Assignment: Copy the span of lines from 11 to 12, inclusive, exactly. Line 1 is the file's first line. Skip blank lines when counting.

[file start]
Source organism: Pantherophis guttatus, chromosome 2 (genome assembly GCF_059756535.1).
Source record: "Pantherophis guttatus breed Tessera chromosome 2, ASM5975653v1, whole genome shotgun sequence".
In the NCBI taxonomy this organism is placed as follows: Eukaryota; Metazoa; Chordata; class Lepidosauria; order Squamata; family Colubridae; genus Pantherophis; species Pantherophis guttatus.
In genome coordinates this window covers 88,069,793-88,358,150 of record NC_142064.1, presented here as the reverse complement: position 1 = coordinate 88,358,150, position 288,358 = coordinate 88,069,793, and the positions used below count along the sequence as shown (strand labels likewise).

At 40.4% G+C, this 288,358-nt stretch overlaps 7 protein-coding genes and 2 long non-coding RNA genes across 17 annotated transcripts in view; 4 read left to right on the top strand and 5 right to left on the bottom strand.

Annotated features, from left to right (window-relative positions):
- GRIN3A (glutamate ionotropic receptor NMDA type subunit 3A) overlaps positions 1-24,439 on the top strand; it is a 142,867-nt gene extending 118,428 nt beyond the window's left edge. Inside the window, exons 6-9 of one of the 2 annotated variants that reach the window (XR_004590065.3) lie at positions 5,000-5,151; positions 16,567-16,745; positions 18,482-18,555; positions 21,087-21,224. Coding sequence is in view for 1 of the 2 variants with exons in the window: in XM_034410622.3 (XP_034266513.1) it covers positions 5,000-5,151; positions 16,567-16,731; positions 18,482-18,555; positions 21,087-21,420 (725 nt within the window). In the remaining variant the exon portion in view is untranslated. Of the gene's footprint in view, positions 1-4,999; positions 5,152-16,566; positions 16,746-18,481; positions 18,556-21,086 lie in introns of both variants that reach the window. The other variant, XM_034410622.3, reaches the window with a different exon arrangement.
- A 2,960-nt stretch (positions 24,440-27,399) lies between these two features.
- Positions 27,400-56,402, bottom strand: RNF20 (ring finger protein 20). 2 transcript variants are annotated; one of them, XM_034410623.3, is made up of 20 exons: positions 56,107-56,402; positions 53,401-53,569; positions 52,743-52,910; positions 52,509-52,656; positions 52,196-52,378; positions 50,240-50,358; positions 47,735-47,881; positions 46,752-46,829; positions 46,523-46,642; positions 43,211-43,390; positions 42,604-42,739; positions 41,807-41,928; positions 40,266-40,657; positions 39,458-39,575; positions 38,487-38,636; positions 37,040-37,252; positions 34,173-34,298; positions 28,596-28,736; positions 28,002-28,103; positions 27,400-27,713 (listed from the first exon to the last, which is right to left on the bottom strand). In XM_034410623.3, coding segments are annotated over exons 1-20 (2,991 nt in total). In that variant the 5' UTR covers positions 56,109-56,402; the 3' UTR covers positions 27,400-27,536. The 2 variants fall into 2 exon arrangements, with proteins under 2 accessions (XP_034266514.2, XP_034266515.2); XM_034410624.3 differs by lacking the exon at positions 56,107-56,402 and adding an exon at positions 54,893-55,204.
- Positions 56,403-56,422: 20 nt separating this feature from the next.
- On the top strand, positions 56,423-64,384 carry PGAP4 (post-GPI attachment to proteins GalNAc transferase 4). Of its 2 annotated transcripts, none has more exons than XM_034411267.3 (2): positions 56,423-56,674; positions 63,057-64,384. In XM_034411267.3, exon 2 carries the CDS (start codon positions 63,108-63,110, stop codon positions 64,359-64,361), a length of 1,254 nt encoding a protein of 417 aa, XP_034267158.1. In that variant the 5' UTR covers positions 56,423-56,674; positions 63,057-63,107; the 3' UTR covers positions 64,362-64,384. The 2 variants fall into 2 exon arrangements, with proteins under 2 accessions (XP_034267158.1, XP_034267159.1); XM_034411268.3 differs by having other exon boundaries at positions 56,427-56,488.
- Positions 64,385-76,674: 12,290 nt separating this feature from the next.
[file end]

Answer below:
- On the top strand, positions 56,423-64,384 carry PGAP4 (post-GPI attachment to proteins GalNAc transferase 4). Of its 2 annotated transcripts, none has more exons than XM_034411267.3 (2): positions 56,423-56,674; positions 63,057-64,384. In XM_034411267.3, exon 2 carries the CDS (start codon positions 63,108-63,110, stop codon positions 64,359-64,361), a length of 1,254 nt encoding a protein of 417 aa, XP_034267158.1. In that variant the 5' UTR covers positions 56,423-56,674; positions 63,057-63,107; the 3' UTR covers positions 64,362-64,384. The 2 variants fall into 2 exon arrangements, with proteins under 2 accessions (XP_034267158.1, XP_034267159.1); XM_034411268.3 differs by having other exon boundaries at positions 56,427-56,488.
- Positions 64,385-76,674: 12,290 nt separating this feature from the next.